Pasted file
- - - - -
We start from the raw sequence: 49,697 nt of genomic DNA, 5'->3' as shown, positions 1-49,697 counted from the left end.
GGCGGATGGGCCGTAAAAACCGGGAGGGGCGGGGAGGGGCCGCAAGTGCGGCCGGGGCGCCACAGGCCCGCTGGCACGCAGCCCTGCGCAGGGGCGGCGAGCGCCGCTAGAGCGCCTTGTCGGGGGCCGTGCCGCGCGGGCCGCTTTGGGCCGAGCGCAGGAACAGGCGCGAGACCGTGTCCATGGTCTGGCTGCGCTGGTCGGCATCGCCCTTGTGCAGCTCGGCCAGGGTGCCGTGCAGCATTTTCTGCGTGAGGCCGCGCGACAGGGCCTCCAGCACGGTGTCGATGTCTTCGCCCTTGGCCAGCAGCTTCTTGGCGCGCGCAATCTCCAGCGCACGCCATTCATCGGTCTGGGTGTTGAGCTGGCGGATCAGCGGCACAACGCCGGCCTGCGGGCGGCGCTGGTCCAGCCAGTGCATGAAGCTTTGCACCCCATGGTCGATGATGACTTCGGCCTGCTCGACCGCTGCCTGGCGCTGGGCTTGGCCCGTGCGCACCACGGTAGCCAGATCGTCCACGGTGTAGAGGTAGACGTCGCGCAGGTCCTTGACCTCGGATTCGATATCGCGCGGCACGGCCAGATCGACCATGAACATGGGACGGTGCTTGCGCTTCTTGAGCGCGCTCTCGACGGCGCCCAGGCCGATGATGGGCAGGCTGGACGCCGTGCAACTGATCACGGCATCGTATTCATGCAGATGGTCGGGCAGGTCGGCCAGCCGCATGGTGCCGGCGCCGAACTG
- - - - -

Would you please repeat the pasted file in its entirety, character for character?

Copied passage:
We start from the raw sequence: 49,697 nt of genomic DNA, 5'->3' as shown, positions 1-49,697 counted from the left end.
GGCGGATGGGCCGTAAAAACCGGGAGGGGCGGGGAGGGGCCGCAAGTGCGGCCGGGGCGCCACAGGCCCGCTGGCACGCAGCCCTGCGCAGGGGCGGCGAGCGCCGCTAGAGCGCCTTGTCGGGGGCCGTGCCGCGCGGGCCGCTTTGGGCCGAGCGCAGGAACAGGCGCGAGACCGTGTCCATGGTCTGGCTGCGCTGGTCGGCATCGCCCTTGTGCAGCTCGGCCAGGGTGCCGTGCAGCATTTTCTGCGTGAGGCCGCGCGACAGGGCCTCCAGCACGGTGTCGATGTCTTCGCCCTTGGCCAGCAGCTTCTTGGCGCGCGCAATCTCCAGCGCACGCCATTCATCGGTCTGGGTGTTGAGCTGGCGGATCAGCGGCACAACGCCGGCCTGCGGGCGGCGCTGGTCCAGCCAGTGCATGAAGCTTTGCACCCCATGGTCGATGATGACTTCGGCCTGCTCGACCGCTGCCTGGCGCTGGGCTTGGCCCGTGCGCACCACGGTAGCCAGATCGTCCACGGTGTAGAGGTAGACGTCGCGCAGGTCCTTGACCTCGGATTCGATATCGCGCGGCACGGCCAGATCGACCATGAACATGGGACGGTGCTTGCGCTTCTTGAGCGCGCTCTCGACGGCGCCCAGGCCGATGATGGGCAGGCTGGACGCCGTGCAACTGATCACGGCATCGTATTCATGCAGATGGTCGGGCAGGTCGGCCAGCCGCATGGTGCCGGCGCCGAACTG